Table of Contents
Spiritual metaphores about the mirror in mysticism
In many spiritual traditions, the mirror is used as a metaphor for the human soul or consciousness. Here are some examples:
The mirror is often used as a metaphor for the process of self-reflection or introspection. Just as a mirror reflects our physical appearance back to us, it can also reflect our inner selves, allowing us to see our flaws and strengths more clearly. In this way, the mirror can be seen as a tool for spiritual growth and self-awareness.
In some mystical traditions, the mirror is seen as a symbol of the illusory nature of reality. Just as a mirror can create the illusion of depth or distance, our perceptions of reality can be distorted by our own minds. By recognizing the limitations of our own perception, we can begin to see past the illusions and into a deeper understanding of the world.
Some mystics see the mirror as a symbol of the divine. In this view, the mirror represents our ability to reflect the divine light and wisdom that lies within us. By polishing the mirror of our souls through spiritual practices such as meditation or prayer, we can better reflect the divine within ourselves and in the world around us.
The mirror can also represent the unity of all things. Just as a single mirror can reflect many different objects, the universe is seen as a reflection of the divine source. In this way, the mirror can be seen as a reminder of our interconnectedness and the underlying unity of all existence.
The mirror is a powerful and versatile symbol in mysticism, representing both the limitations and the potential of human consciousness.
The Middle Ages in Europe saw the avent of the mirror. Examples of European mystics
Some examples of European mystics from the Middle Ages:
Meister Eckhart (1260-1328)
A German theologian and mystic who was associated with the Dominican Order. He was known for his teachings on the union of the soul with God and the importance of detachment from earthly things.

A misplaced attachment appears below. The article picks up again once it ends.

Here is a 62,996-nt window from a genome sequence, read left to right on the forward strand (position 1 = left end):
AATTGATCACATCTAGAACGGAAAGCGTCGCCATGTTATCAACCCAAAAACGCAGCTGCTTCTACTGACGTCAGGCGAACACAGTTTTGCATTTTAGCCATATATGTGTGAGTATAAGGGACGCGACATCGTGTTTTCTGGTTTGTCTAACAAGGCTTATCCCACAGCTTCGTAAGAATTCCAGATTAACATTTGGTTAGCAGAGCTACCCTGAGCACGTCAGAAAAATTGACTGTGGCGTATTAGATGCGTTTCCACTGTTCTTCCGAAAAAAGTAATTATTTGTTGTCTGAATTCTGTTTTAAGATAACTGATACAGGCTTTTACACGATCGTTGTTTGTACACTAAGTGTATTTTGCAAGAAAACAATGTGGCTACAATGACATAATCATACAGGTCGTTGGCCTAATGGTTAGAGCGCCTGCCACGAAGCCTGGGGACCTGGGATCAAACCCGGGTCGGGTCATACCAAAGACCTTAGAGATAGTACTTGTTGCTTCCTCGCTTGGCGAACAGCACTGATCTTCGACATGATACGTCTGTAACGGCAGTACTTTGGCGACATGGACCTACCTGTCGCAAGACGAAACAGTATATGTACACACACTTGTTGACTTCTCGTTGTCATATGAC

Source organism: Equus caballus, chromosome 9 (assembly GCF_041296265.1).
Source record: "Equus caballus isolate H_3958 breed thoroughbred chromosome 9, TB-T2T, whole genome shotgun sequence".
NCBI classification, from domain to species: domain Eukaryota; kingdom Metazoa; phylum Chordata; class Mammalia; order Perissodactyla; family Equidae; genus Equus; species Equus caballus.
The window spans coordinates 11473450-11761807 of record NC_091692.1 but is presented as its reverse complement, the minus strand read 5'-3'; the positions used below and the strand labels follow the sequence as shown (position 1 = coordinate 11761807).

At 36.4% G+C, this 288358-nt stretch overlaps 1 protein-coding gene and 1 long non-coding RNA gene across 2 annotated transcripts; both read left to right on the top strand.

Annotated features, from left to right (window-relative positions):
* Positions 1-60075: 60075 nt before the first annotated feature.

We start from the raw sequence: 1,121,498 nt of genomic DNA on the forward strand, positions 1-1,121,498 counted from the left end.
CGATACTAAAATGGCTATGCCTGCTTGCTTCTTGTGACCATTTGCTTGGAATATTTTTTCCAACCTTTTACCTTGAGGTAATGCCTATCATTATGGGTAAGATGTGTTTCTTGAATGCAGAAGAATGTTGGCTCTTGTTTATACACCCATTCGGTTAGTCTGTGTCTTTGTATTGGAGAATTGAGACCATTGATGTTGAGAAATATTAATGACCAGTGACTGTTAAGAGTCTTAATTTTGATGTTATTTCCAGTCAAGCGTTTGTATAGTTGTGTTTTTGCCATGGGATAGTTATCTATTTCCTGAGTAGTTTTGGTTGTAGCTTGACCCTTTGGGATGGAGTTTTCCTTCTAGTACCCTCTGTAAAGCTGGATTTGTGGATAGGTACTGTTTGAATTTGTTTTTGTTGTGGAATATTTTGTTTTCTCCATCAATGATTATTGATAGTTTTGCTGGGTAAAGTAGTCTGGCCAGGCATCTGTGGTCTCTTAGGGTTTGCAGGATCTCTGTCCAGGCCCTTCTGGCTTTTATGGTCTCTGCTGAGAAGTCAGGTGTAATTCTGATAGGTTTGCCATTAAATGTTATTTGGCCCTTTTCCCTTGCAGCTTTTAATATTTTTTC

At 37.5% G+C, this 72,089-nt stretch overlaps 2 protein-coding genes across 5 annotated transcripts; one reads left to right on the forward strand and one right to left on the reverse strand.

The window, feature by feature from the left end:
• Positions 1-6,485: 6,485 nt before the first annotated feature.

Hildegard of Bingen (1098-1179)
A German abbess, writer, and mystic who is considered one of the greatest mystics of the Middle Ages. She wrote extensively on theology, natural history, and medicine, and was also known for her visions and prophecies.
Julian of Norwich (1342-1416)
An English anchoress and mystic who wrote the book “Revelations of Divine Love“, which is considered one of the great classics of Christian mysticism. She wrote about the love and mercy of God, and the idea that all things will ultimately be well.
John of the Cross (1542-1591)
A Spanish mystic and Carmelite friar who is considered one of the greatest poets in the Spanish language. He wrote extensively on the idea of “the dark night of the soul“, a period of spiritual darkness that must be endured before the soul can reach union with God.
Teresa of Ávila (1515-1582)
A Spanish nun and mystic who was also a prominent writer and reformer of the Carmelite order. She wrote extensively on the practice of contemplative prayer and the importance of experiencing God’s love in a personal way.
Saint Francis of Assisi (1181/2-1226)
An Italian Catholic friar and preacher who founded the Franciscan order. He is known for his deep love of nature, his humility, and his devotion to poverty and simplicity.
Mechthild of Magdeburg (c.1207-1282/94)
A German mystic and beguine (lay religious woman) who wrote “The Flowing Light of the Godhead“, a mystical text that describes her visions of God’s love and the union of the soul with God.